Cooking Can Produce Feel-Good Chemicals

Instead of grazing on cheese and crackers – or cookies – and calling it dinner, I tried new creations when I dined alone. Pesto, tomatoes, mushrooms, and avocados make for a fancy grilled cheese sandwich at lunch.

Sheet pan dinners are a breeze for one person. I fired up the stove or the oven and assembled salmon salads and turkey burgers – for my party of one.

Cooking gadgets became the gifts du jour for Mother’s Day and my birthday. As I unwrapped a pasta maker from my sons, I admit the words “work” and “mess” rolled through my mind.

And – yes – fettuccini from scratch was a flour-spattered production. But as I kneaded the dough and maneuvered the fussy strips through the machine, I realized I enjoyed my own company – and the challenge of it all.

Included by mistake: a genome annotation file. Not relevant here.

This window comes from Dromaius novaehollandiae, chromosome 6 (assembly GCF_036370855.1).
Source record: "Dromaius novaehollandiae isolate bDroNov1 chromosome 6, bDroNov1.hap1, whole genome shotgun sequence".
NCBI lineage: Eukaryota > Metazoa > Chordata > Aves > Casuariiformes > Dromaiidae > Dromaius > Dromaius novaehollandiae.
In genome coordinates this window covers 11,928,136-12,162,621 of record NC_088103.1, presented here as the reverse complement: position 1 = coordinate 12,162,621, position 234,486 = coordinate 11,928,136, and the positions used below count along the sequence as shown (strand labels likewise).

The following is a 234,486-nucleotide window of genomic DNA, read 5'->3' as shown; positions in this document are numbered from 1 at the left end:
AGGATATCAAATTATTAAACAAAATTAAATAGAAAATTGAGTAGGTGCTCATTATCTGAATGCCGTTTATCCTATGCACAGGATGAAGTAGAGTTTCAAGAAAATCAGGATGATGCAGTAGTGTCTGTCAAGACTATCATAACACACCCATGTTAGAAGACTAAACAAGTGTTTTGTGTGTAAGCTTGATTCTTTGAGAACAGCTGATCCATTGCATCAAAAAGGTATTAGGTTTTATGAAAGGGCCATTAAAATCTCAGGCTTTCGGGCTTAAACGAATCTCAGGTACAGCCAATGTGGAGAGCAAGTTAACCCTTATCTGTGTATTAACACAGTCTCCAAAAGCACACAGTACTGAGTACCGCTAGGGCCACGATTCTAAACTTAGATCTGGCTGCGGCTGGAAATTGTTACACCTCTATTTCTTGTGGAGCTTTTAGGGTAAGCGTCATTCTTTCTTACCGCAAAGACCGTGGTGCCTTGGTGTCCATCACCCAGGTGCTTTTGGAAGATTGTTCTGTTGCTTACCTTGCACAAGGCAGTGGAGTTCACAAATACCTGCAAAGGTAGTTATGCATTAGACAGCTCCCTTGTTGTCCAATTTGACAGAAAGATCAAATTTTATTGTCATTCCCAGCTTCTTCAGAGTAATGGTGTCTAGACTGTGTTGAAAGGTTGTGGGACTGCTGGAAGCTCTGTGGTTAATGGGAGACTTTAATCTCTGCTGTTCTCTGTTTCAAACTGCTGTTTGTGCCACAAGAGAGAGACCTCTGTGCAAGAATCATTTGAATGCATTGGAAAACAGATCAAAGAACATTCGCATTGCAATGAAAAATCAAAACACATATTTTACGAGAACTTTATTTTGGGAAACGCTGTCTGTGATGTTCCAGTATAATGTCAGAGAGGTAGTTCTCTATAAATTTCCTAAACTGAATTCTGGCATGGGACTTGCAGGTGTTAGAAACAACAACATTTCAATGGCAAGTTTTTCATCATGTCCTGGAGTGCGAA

Nowadays, I still enjoy a good dinner out, and most Friday and Saturday nights my kitchen is closed. I don’t make new recipes every day, and I’ve tried plenty I won’t make again. 

But when I do go into my kitchen to attempt a new dessert or salad or soup, I’ll feed my body – and I’ll also feed my soul. 

Let’s Have a Conversation:

Do you have an activity that helps you experience flow? What hobby causes you to “lose yourself?” When was the last time you tried a new recipe? Please share with our community!